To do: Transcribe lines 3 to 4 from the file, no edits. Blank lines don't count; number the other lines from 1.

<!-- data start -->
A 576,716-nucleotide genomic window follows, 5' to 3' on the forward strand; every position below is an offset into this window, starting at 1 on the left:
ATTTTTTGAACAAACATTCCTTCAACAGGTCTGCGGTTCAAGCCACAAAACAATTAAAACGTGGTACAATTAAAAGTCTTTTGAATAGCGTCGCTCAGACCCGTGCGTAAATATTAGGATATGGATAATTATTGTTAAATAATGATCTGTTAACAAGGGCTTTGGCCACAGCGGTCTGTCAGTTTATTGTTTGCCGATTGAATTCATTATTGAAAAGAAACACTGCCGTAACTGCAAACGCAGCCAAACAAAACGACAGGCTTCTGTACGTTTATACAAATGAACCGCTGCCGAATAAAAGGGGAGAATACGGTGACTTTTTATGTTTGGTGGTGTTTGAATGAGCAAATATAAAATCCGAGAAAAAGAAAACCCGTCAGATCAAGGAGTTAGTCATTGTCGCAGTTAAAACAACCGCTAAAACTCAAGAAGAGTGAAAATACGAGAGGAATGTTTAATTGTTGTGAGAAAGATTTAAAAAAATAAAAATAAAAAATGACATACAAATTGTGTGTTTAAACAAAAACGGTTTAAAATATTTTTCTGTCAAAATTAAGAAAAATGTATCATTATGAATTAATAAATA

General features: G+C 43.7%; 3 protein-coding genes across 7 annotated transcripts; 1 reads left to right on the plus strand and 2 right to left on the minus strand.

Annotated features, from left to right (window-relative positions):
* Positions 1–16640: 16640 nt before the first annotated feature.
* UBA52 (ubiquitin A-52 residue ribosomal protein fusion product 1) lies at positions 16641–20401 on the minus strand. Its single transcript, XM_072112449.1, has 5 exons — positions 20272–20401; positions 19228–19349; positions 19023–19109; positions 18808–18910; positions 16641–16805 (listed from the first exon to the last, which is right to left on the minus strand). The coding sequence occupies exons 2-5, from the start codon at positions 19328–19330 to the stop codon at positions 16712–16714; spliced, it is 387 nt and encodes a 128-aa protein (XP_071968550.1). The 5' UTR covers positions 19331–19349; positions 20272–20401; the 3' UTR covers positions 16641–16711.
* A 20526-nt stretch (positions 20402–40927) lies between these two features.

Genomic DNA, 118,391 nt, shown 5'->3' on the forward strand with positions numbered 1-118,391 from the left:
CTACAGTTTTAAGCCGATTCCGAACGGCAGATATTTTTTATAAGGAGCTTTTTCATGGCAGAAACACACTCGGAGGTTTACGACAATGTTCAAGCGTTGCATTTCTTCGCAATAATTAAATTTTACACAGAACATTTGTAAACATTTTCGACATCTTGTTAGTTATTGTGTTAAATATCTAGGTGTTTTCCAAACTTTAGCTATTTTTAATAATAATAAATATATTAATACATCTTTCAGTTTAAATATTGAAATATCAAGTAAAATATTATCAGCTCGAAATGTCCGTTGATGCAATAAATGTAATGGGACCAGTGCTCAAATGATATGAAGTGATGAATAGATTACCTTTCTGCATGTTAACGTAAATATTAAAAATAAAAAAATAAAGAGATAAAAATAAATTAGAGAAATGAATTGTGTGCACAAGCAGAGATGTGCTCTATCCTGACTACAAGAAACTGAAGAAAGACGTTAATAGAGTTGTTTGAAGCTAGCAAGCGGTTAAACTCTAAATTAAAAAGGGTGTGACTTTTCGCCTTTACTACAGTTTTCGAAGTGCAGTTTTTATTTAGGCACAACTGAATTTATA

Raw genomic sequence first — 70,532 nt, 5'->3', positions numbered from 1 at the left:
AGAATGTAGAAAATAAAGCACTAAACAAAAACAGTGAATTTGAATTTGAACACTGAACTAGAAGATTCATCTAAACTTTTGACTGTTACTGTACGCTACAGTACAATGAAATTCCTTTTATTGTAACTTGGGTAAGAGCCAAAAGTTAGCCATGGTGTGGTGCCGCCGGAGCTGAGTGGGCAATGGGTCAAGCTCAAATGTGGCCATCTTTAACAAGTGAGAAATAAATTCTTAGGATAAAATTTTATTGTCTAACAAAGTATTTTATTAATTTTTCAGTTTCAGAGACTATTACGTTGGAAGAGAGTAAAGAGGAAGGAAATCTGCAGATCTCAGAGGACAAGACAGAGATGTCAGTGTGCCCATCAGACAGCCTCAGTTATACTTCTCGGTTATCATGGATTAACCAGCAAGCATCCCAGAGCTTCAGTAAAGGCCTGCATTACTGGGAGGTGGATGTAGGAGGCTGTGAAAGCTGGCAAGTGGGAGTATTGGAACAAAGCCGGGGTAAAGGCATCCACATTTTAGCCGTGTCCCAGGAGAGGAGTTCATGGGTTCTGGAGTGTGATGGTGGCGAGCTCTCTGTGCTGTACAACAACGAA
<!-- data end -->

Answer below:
General features: G+C 43.7%; 3 protein-coding genes across 7 annotated transcripts; 1 reads left to right on the plus strand and 2 right to left on the minus strand.

Annotated features, from left to right (window-relative positions):